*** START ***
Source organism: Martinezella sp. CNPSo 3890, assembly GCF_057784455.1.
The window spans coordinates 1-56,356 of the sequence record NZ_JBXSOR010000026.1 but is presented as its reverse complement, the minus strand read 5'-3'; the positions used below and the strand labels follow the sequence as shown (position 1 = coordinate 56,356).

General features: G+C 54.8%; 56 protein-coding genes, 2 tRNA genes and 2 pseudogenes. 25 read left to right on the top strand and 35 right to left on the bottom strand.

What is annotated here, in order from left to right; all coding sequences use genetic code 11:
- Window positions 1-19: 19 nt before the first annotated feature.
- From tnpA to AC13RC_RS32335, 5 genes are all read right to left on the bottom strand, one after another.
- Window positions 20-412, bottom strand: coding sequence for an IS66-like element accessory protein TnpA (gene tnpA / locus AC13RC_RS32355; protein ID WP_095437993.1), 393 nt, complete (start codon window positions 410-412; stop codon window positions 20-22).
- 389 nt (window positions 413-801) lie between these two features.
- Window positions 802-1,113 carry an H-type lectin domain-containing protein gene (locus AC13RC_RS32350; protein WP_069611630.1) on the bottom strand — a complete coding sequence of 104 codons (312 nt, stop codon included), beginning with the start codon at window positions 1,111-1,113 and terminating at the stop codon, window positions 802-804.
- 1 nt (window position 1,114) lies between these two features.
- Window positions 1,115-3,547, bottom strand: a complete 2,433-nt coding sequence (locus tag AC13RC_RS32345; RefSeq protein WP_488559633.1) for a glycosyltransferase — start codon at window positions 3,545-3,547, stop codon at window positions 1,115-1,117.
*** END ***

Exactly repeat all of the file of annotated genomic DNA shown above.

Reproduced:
Source organism: Martinezella sp. CNPSo 3890, assembly GCF_057784455.1.
The window spans coordinates 1-56,356 of the sequence record NZ_JBXSOR010000026.1 but is presented as its reverse complement, the minus strand read 5'-3'; the positions used below and the strand labels follow the sequence as shown (position 1 = coordinate 56,356).

General features: G+C 54.8%; 56 protein-coding genes, 2 tRNA genes and 2 pseudogenes. 25 read left to right on the top strand and 35 right to left on the bottom strand.

What is annotated here, in order from left to right; all coding sequences use genetic code 11:
- Window positions 1-19: 19 nt before the first annotated feature.
- From tnpA to AC13RC_RS32335, 5 genes are all read right to left on the bottom strand, one after another.
- Window positions 20-412, bottom strand: coding sequence for an IS66-like element accessory protein TnpA (gene tnpA / locus AC13RC_RS32355; protein ID WP_095437993.1), 393 nt, complete (start codon window positions 410-412; stop codon window positions 20-22).
- 389 nt (window positions 413-801) lie between these two features.
- Window positions 802-1,113 carry an H-type lectin domain-containing protein gene (locus AC13RC_RS32350; protein WP_069611630.1) on the bottom strand — a complete coding sequence of 104 codons (312 nt, stop codon included), beginning with the start codon at window positions 1,111-1,113 and terminating at the stop codon, window positions 802-804.
- 1 nt (window position 1,114) lies between these two features.
- Window positions 1,115-3,547, bottom strand: a complete 2,433-nt coding sequence (locus tag AC13RC_RS32345; RefSeq protein WP_488559633.1) for a glycosyltransferase — start codon at window positions 3,545-3,547, stop codon at window positions 1,115-1,117.